When Google Plus launched several weeks ago most of the buzz I noticed around it came from the professional social media community, for obvious reasons. As the user numbers climbed people started wondering who was using Google Plus. There were reports that “male geeks from the US” dominated the G+ network early on. But that wasn’t what I saw in my own networks, both personal and professional.
Of course user bases change, especially during strong growth periods like Google Plus experienced over the last month or so. And they can vary quite a lot from one person’s network to another. In the end, the only user base that matters is the one you’re connecting with. For me that’s a pretty diverse group including social media consultants, freelance writers and authors, online business owners, and offline friends and family members.
With that in mind, I want to share some observations from my own networks during the earliest days of Google Plus, including its surprisingly quick adoption by my “everyday” (read: not professionally in tech or social media) connections. But first, let’s look at the more tech-savvy.
Google Plus Adoption in the Tech Crowd
Despite reports of male geeks dominating Google Plus, that wasn’t the case in my own network. A good number of my current and past clients fall into this group, and they were one of the slower groups to adopt G+. They were also the most diverse group in how they used the network.
For example, many showed up to play with their shiny new toy, but they never really made an effort to have conversations there. It was more about staying on top of something new so they weren’t left behind.
On the other hand, a few are some of the more active members in my G+ circles now — sharing so many updates I’ve had to place them in their own limited circles so they don’t dominate my stream with the latest tech news or blog posts.
Google Plus Adoption with the General Public
Now let’s look at the “friends and family” group. These are people I know offline and who aren’t quite social media obsessed. I expected them to be slow to adopt a new tool. After all, their friends were already on Facebook for the most part and they get quick messages and updates via Twitter. Why use Google Plus?
I was surprised to see that those offline friends were actually some of the first G+ members, some even getting there before me. However, their posts have been few and far between. The posts they did share were often about how confused they were with the new platform (“How do I do this on Google Plus?” kinds of questions). There may have been an exchange or two. And then silence. It seems this group is still figuring out where G+ fits into their online social lives.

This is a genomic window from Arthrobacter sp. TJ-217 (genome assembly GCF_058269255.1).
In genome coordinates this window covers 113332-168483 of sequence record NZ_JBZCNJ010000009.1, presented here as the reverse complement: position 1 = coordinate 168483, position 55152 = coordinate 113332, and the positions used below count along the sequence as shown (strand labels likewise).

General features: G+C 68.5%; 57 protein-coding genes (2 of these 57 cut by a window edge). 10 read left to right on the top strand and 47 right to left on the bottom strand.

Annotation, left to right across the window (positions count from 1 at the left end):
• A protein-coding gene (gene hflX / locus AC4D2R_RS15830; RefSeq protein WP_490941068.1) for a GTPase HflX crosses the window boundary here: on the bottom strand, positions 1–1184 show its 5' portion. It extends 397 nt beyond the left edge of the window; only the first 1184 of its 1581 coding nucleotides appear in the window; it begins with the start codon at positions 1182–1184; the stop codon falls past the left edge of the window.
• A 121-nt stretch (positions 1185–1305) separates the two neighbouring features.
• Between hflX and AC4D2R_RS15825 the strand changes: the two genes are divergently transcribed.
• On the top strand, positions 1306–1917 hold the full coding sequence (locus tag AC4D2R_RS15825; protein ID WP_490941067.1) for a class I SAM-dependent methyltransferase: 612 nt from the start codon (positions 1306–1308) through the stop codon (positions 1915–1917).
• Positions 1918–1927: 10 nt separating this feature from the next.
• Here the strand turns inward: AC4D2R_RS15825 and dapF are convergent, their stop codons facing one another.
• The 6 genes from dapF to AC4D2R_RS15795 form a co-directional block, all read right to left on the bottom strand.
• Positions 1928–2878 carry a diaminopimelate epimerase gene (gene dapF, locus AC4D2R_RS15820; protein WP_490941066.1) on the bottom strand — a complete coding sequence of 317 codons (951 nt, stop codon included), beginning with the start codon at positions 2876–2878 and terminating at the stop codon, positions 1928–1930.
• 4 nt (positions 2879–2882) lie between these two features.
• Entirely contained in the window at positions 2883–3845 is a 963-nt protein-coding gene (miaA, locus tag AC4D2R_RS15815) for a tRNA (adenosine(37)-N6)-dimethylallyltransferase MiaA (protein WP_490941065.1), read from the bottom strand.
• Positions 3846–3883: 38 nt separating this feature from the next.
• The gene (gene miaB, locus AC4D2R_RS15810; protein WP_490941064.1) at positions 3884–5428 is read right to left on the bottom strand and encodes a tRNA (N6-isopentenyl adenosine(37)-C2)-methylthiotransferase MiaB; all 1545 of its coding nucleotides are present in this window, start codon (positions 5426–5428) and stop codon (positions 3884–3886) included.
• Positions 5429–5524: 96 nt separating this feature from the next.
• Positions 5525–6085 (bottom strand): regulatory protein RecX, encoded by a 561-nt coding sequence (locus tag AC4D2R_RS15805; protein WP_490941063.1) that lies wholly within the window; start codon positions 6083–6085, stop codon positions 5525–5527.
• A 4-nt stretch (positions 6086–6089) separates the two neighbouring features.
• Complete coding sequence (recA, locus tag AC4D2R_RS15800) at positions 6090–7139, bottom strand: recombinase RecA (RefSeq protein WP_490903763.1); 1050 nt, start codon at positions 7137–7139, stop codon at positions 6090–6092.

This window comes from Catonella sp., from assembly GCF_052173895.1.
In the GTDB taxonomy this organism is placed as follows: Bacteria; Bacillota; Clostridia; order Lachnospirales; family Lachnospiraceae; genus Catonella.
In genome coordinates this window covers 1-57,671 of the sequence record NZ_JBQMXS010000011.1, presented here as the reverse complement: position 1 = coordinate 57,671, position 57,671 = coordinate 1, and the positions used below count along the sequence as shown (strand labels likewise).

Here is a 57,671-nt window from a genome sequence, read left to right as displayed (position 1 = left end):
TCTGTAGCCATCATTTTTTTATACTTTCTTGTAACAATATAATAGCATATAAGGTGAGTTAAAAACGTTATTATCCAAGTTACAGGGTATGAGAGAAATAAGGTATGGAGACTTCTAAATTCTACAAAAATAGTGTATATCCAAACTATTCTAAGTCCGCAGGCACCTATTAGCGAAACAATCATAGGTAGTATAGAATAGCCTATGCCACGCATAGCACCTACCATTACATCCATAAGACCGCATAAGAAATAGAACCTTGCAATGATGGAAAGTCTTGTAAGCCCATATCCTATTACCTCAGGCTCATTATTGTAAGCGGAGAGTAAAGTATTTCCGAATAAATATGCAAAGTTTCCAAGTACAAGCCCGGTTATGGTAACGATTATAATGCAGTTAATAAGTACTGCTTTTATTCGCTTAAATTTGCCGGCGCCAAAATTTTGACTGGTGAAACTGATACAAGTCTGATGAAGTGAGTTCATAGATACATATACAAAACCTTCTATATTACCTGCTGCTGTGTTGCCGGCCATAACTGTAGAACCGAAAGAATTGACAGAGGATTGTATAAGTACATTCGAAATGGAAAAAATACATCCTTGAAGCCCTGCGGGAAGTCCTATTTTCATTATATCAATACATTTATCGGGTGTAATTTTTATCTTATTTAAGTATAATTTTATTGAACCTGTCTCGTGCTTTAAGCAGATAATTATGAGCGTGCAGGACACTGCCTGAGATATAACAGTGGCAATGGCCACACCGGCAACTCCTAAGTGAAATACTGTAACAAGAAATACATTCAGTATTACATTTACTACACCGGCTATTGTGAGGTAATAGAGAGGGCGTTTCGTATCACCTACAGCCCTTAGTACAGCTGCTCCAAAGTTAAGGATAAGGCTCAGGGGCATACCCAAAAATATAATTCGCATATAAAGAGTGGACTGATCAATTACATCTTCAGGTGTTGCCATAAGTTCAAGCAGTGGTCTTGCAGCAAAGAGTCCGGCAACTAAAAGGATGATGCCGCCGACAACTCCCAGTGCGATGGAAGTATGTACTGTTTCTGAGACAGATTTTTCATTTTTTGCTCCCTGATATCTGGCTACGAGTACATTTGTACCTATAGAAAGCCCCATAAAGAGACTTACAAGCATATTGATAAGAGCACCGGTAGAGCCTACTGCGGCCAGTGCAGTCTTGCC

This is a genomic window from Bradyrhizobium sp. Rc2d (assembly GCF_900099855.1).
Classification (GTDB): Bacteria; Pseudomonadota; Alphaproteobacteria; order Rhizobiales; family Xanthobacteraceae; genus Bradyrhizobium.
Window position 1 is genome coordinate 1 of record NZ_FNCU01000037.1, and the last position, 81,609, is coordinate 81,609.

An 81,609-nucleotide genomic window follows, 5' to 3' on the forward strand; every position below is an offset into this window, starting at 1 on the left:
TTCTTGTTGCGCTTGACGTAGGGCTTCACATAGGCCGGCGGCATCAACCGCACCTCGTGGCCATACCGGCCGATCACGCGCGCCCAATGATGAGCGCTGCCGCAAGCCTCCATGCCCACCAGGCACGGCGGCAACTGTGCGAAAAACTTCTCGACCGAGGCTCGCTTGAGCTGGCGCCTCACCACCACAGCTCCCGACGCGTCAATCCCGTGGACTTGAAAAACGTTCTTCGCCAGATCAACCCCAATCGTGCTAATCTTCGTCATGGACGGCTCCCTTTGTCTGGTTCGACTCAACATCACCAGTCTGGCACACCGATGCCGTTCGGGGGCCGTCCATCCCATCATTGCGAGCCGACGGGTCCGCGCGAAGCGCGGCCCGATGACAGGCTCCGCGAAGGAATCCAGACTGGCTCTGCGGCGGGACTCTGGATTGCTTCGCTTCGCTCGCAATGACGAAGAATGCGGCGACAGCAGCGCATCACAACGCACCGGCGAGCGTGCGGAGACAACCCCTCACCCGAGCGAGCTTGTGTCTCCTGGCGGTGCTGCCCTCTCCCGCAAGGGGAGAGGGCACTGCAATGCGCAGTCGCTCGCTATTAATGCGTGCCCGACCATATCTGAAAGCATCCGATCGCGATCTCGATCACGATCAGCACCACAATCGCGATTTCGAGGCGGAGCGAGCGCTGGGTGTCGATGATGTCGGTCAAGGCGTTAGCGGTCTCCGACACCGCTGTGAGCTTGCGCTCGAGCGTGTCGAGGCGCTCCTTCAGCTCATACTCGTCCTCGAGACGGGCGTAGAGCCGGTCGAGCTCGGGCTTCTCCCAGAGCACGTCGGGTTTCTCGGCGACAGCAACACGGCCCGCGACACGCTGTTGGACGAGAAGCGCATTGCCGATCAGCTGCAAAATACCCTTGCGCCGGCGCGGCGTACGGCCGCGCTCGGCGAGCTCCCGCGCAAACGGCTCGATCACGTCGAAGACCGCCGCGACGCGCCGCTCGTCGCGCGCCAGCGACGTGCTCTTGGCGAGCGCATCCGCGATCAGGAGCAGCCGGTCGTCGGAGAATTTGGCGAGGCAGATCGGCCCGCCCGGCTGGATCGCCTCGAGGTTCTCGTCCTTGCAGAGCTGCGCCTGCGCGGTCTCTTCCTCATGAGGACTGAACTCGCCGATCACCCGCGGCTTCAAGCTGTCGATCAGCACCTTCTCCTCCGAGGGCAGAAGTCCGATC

Those in Between
The bulk of my Google Plus circles are filled with business contacts — largely the freelance writer and author crowd. These are people who aren’t just casual users wanting to chat with friends, but also not necessarily heavy into the tech scene. One of the more interesting things I’ve noticed is that they’re the most active group there — even moreso than some in the PR and social media industries.
I was surprised by this at first, but it actually makes sense. Being writers, I think the appeal of G+ is the ability to write whatever we want and share it with whomever we want. We love to write. Twitter can be too limiting with character counts. Google Plus addresses that. We have a great overall community, and we love to share. Facebook didn’t fill that need for all. Google Plus gives us greater control over that sharing. Our own blogs are great for niche content but they don’t always lend themselves well to more personal updates that colleagues would have an interest in. Google Plus lets us share those kinds of posts without taking away from the focus of our blogs. It’s a natural fit. So really, it isn’t surprising that writers are one of the best represented occupations on Google Plus.
That’s how everyday Joes, tech geeks, and the majority in between have adopted Google Plus so far. My network won’t necessarily represent yours. Perhaps your offline friends fit that “U.S.-based male geek” demographic and dominate your Google Plus connections. Maybe you work in another area somewhat surprisingly well-represented there (I was surprised to see teachers high on the list linked above for example).
Who’s using social media most in your network? Are your contacts slow to adopt or jumping right in? How are they using it? Tell us about it in the comments below.